The iconic chef Susana Trilling is a Texas native who traveled the world before settling in Oaxaca, Mexico nearly 25 years ago. Trilling grew up eating her Mexican grandmother’s Tex-Mex cooking, which inspired in her a lifelong appreciation for the power food has to unite us and forge bonds of understanding no matter how different we are from one another.

She ran restaurants in Manhattan before moving to Australia to consult on another project but never felt quite fulfilled until she realized it was time to return to her roots and relocated to Mexico.

It was in Oaxaca that she fell in love with a farmer from Holland, raised two sons (who are now both chefs in Houston), started writing cookbooks, leading culinary tours and built a cooking school that tourists and locals flock to for Trilling’s comprehensive classes that offer hands-on cooking lessons as well as an informed discussion about why Oaxacan cooking is all the rage these days.

Trilling’s passion for Oaxacan cuisine and the producers who grow the ingredients comprising one of the most eco-rich places in the world is infectious. In this interview for Food Republic, she discusses why she fell in love so many years ago with Oaxaca and its people, as well as how she survived the unrest in her Mexican state in 2006, and more.

Why did you decide to move to Oaxaca in the first place?
I first visited Oaxaca on vacation. I had worked for years as a chef in Manhattan and was feeling burnt out. I actually came here for the first time during a transitional period in my life when I needed to create a little distance between myself and the restaurant kitchen.

I volunteered at a school for the disabled at first and during that trip I fell in love with the food, people and beauty of Oaxaca. I had traveled to other parts of Mexico before but it was in Oaxaca that I felt I discovered the Mexico of my dreams.

I loved the colonial architecture, the incredible markets, the amazing food and the indigenous people who work so hard to keep their traditions alive. I didn’t realize it was a food capital at the time but of course, it quickly became clear to me that I was standing in the center of it all.

What were the early years like after you moved?
I fell in love with a farmer from Holland. We are now divorced but in the early years, when we were married, it was all about digging in and working to survive. I didn’t speak any Spanish at first and because we were selling what we grew at the local markets, the first words I learned were all about food and agriculture. When I gave birth to my first son, the next category of words were all about children and raising a family. I learned like that, step by step, like a child would.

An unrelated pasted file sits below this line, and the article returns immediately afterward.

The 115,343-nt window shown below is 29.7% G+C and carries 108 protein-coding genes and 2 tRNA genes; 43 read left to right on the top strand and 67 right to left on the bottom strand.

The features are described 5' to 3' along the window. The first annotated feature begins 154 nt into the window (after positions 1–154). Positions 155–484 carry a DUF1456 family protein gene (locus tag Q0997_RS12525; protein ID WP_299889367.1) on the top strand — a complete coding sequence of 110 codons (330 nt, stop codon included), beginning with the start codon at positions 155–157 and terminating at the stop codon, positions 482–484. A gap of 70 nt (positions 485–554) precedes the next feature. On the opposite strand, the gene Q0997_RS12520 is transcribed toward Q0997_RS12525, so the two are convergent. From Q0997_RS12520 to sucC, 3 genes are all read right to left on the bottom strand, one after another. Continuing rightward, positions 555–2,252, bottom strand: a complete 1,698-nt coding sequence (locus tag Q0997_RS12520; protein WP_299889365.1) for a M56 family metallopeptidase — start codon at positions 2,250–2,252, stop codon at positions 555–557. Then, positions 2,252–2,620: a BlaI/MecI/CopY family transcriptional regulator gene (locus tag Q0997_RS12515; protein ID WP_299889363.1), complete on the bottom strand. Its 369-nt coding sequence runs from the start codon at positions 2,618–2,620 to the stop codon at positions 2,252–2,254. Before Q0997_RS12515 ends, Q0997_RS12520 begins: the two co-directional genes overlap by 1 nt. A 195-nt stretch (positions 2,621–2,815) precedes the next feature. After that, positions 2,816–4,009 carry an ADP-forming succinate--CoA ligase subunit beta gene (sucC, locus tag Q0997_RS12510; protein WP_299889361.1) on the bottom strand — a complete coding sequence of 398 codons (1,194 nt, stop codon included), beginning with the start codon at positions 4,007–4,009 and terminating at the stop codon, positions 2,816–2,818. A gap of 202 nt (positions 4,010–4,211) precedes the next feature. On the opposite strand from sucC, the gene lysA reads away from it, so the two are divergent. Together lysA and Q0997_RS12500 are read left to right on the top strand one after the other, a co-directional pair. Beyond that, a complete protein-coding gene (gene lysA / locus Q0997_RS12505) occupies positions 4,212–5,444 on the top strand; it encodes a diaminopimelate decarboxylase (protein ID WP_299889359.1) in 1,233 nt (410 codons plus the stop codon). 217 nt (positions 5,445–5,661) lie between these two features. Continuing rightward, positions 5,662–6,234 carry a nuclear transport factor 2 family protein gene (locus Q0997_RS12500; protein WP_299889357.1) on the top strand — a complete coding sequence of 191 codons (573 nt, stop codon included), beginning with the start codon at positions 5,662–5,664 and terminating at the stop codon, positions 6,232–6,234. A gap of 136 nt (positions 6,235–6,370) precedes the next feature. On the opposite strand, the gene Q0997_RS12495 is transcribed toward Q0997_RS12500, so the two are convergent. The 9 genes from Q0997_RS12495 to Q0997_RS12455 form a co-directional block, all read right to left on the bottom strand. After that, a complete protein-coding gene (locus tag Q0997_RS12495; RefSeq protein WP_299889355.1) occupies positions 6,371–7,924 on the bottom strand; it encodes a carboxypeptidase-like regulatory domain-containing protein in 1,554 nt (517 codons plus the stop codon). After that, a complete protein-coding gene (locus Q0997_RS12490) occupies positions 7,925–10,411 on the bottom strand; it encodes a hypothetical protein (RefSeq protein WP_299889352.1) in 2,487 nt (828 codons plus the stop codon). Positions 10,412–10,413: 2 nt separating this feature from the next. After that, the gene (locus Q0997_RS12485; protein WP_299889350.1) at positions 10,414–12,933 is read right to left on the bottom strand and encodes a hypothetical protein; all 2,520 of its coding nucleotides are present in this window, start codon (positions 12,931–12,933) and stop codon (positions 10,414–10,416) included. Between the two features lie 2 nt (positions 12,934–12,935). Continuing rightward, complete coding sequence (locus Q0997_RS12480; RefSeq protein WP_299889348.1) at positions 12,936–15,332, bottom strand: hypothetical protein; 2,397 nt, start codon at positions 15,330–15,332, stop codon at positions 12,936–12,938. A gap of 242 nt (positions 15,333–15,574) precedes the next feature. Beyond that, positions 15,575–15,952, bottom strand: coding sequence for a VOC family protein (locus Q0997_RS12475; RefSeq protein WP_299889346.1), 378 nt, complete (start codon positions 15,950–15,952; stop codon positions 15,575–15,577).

I had been a Mexican chef in New York but it soon became apparent to me when I arrived in Oaxaca that I had to start all over again and learn the Oaxacan way of cooking. My cooking beforehand was informed by so many other influences but in Oaxaca, there is an ancient way of doing things, cooking things and growing things that feels to pure and honest. There is a lot of integrity in the cooking that is rooted in a reverence for tradition.

Why did you decide to open your cooking school, Seasons of My Heart?
For the first four years after moving to Oaxaca, we were just trying to survive by selling what we grew but after having my son, I realized we would need more stability than what came from selling tomatoes and other products at the market. It was easy to move around before I had him but now I needed to settle down and do something different.

At first, I started teaching classes to the local women. They of course didn’t want to learn about Oaxacan cooking, they wanted to learn how to cook American dishes like pizza and brownies. I then started teaching international courses like French and Italian cuisines. Many of my students were restaurant chefs in Oaxaca who wanted to add more to their repertoire.

Word spread that I was offering classes in Oaxaca and at first I was the only one doing it, so tourists who wanted something different started coming, and they of course wanted to learn about Oaxacan food. It grew from there. We added a bed and breakfast component for a while and I’ve always included visits to the markets since this is where you really learn about the true spirit of Oaxacan cuisine.

Did the civil unrest in Oaxaca in 2006 affect you?